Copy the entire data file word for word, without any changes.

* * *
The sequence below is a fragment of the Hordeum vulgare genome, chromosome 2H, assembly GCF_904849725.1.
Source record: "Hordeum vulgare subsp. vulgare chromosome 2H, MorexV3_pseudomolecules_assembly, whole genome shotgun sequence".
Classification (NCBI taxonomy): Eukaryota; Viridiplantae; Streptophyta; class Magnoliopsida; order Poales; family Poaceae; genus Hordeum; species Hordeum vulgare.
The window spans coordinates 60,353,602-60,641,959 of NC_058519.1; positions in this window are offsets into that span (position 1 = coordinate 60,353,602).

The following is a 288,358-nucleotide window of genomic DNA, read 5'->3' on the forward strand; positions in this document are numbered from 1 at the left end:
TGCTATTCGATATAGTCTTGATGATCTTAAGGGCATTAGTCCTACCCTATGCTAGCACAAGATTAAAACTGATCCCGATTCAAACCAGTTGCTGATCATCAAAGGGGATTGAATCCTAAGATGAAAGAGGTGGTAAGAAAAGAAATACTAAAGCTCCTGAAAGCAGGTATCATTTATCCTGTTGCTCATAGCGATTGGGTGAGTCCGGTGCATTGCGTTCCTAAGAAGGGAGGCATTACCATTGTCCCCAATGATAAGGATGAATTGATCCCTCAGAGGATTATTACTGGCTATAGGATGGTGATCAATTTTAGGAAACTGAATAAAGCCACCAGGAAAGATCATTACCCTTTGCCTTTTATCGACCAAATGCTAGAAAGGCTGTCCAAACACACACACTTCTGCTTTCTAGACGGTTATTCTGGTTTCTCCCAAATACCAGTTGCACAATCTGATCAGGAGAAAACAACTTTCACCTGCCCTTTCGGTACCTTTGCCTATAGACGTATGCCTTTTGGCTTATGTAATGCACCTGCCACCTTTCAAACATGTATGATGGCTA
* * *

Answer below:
The sequence below is a fragment of the Hordeum vulgare genome, chromosome 2H, assembly GCF_904849725.1.
Source record: "Hordeum vulgare subsp. vulgare chromosome 2H, MorexV3_pseudomolecules_assembly, whole genome shotgun sequence".
Classification (NCBI taxonomy): Eukaryota; Viridiplantae; Streptophyta; class Magnoliopsida; order Poales; family Poaceae; genus Hordeum; species Hordeum vulgare.
The window spans coordinates 60,353,602-60,641,959 of NC_058519.1; positions in this window are offsets into that span (position 1 = coordinate 60,353,602).

The following is a 288,358-nucleotide window of genomic DNA, read 5'->3' on the forward strand; positions in this document are numbered from 1 at the left end:
TGCTATTCGATATAGTCTTGATGATCTTAAGGGCATTAGTCCTACCCTATGCTAGCACAAGATTAAAACTGATCCCGATTCAAACCAGTTGCTGATCATCAAAGGGGATTGAATCCTAAGATGAAAGAGGTGGTAAGAAAAGAAATACTAAAGCTCCTGAAAGCAGGTATCATTTATCCTGTTGCTCATAGCGATTGGGTGAGTCCGGTGCATTGCGTTCCTAAGAAGGGAGGCATTACCATTGTCCCCAATGATAAGGATGAATTGATCCCTCAGAGGATTATTACTGGCTATAGGATGGTGATCAATTTTAGGAAACTGAATAAAGCCACCAGGAAAGATCATTACCCTTTGCCTTTTATCGACCAAATGCTAGAAAGGCTGTCCAAACACACACACTTCTGCTTTCTAGACGGTTATTCTGGTTTCTCCCAAATACCAGTTGCACAATCTGATCAGGAGAAAACAACTTTCACCTGCCCTTTCGGTACCTTTGCCTATAGACGTATGCCTTTTGGCTTATGTAATGCACCTGCCACCTTTCAAACATGTATGATGGCTA